Press Release, School Choice, General

A Note from our CEO – Expanded School Choice Creates Endless Opportunities

Last week, the Arizona legislature passed the largest school choice expansion in U.S. history.Once Governor Ducey signs the legislation, every single student in Arizona – even those currently in private schools or homeschool – will have access to $7,000 education savings accounts (ESA). These accounts can be used for private school tuition, online education, education therapies, or tutoring services in accordance with each student’s individual learning needs.  

This is available to every one of Arizona’s 1.1 million students, without a funding cap or enrollment cap. That means, for the first time in history, every lower and middle-income family in Arizona will have access to school choice and education freedom. For those families who are looking for something different in their education, that opportunity is life changing.

The American Federation for Children has anticipated this victory since we began working in the state more than a decade ago and has, to date, invested more than seven million dollars to advance school choice in Arizona. Ultimately, this expansion is a massive opportunity to build a flourishing education system based on freedom, choice, and the needs of individual students. AFC is excited to help foster these opportunities going forward. Here’s how that story could play out.

Upon passage of this legislation, every high-quality school operator, microschool, homeschool “pod” parent, enterprising educator, and scholarship organization should take advantage of the most entrepreneurial education marketplace in the country. Education savings accounts will allow providers to build specialized education offerings to fully meet the needs of kids in their communities.  

For instance, mission-oriented private schools serving lower-income or underserved communities can expand, rather than close. Historically, this has been a tremendously difficult model to implement, but school choice programs give them more than a fighting chance.

Charter school leaders should look to start private schools in Arizona with their existing school philosophy and esprit de corps. This is an opportunity to jettison the onerous state-by-state authorizer process, the politically targeted regulations, and the constant unionization threat. The innovative learning models currently used in charter schools should be able to progress unencumbered.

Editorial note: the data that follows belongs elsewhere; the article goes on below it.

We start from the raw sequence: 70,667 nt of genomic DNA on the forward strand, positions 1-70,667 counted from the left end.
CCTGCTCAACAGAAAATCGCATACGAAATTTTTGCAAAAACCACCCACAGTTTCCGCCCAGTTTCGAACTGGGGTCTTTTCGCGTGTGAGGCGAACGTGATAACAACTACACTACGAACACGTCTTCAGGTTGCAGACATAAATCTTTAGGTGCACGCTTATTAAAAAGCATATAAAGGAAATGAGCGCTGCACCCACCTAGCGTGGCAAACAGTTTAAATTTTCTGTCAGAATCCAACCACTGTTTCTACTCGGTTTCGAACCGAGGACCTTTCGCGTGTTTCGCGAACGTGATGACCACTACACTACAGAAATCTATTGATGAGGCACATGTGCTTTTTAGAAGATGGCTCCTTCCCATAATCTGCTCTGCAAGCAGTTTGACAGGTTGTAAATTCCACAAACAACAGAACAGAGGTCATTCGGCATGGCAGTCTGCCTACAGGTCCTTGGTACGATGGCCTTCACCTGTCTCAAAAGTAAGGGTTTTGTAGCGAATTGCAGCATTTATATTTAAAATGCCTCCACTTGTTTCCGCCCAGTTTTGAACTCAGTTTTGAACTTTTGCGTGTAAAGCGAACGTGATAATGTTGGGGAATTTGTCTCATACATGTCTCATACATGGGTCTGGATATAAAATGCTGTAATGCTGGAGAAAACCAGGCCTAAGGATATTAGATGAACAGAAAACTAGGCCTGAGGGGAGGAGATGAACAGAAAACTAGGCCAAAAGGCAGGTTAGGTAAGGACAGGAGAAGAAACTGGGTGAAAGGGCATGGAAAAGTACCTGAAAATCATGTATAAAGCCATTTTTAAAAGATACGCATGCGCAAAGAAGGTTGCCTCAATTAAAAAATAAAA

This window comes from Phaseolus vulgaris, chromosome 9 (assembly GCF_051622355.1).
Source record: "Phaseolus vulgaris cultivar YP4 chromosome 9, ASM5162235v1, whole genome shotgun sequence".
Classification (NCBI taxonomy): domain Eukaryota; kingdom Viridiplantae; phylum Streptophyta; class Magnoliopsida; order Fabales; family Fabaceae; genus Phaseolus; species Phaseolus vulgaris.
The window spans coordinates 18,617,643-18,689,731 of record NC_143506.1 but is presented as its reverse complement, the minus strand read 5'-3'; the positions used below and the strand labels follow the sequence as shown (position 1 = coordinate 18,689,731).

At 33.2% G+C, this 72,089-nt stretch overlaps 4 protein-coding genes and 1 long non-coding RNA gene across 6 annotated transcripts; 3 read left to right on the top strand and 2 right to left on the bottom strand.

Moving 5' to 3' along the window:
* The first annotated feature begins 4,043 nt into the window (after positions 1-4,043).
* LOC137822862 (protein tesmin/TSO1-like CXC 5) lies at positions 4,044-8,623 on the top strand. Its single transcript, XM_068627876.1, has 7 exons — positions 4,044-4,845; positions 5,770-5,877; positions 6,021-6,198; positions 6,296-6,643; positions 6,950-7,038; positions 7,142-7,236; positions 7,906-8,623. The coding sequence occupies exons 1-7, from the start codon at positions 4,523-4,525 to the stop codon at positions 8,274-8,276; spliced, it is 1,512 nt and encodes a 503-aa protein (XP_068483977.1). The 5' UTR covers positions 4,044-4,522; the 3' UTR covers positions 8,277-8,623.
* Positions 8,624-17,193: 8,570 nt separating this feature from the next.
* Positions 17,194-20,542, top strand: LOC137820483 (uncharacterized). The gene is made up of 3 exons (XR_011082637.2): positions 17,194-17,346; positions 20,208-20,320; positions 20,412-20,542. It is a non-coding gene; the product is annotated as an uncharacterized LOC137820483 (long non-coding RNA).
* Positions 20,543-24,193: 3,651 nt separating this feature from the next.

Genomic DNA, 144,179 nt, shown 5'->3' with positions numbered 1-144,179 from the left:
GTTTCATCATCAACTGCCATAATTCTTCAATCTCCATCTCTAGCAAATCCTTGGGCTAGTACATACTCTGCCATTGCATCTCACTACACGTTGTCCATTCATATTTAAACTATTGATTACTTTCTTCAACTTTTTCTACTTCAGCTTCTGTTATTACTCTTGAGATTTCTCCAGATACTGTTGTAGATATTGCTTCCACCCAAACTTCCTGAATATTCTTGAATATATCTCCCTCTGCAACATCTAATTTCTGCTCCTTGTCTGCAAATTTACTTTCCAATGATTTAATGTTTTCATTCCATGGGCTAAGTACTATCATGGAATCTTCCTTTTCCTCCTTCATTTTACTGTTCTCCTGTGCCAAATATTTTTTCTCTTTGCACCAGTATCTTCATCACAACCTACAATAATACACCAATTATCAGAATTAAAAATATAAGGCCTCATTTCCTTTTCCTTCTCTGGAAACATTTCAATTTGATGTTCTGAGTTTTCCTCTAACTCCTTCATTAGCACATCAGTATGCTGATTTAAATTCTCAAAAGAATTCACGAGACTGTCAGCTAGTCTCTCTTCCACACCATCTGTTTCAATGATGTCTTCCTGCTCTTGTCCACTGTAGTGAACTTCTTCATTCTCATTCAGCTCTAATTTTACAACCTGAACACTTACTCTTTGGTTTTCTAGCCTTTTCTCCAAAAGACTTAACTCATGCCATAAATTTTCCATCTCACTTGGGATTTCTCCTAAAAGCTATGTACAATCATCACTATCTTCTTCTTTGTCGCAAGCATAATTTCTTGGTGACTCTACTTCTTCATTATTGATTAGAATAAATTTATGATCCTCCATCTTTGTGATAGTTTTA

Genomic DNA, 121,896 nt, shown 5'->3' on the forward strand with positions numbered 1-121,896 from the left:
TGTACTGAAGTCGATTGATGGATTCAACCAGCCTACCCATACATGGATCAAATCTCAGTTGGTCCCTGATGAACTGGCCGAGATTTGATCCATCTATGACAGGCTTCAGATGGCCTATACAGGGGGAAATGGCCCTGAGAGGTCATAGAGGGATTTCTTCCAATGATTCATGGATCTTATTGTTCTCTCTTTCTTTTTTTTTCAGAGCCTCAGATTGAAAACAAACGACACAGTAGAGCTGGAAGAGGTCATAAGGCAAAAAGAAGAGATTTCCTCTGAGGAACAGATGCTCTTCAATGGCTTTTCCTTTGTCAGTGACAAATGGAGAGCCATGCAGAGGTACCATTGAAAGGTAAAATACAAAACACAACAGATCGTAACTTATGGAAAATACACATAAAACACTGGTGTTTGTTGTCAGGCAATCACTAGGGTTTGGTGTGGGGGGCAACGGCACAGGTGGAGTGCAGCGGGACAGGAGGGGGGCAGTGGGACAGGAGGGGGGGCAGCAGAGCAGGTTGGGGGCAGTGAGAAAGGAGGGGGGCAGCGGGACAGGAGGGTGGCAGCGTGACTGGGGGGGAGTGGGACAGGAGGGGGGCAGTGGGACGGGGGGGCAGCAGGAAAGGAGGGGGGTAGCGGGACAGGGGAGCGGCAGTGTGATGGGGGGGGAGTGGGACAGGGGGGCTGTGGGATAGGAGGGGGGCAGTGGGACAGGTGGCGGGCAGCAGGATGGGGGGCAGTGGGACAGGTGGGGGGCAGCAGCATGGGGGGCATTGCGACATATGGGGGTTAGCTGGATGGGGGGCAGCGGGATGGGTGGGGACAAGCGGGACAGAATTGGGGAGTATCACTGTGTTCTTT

Additionally, ESA’s help incentivize great teachers to build micro-schools for 10-20 students in their neighborhood. Many teachers are searching for flexibly and freedom not often found inside the public school system, and they can untangle their careers and dreams from the bureaucratic red tape and union intimidation. Plus, many families are searching for smaller learning environments filled with one-on-one instruction.

Lastly, the approximately 38,000 homeschooled students in Arizona should make their education more robust across their networks or at the family level. With $7,000 dollars at their disposal, families will be able to access the resources necessary to ensure all the amenities that their students would get in a traditional education setting.

The key point is that this expansion makes it possible to build an education marketplace based not on an antiquated, one-size-fits-all, monopolistic system, but on the individual learning needs of students and the will of parents.  

A “student-focused” system is something every state should work towards. Arizona got the job done, but desire for school choice extends far beyond its borders. National polling shows that school choice enjoys overwhelming approval (72% vs. 18% opposed) among voters and across party lines, with 68% of Democrats, 82% of Republicans, and 67% of Independents in support. Additionally, recent primary elections in Iowa and Texas show that parents see education as a prime voting issue. The message is clear: Families want educational options.  

The Arizona legislature listened, and their constituents will enjoy a budding educational environment as a result. The same opportunity exists for other states, and they should follow Arizona’s example by funding students, not systems. 

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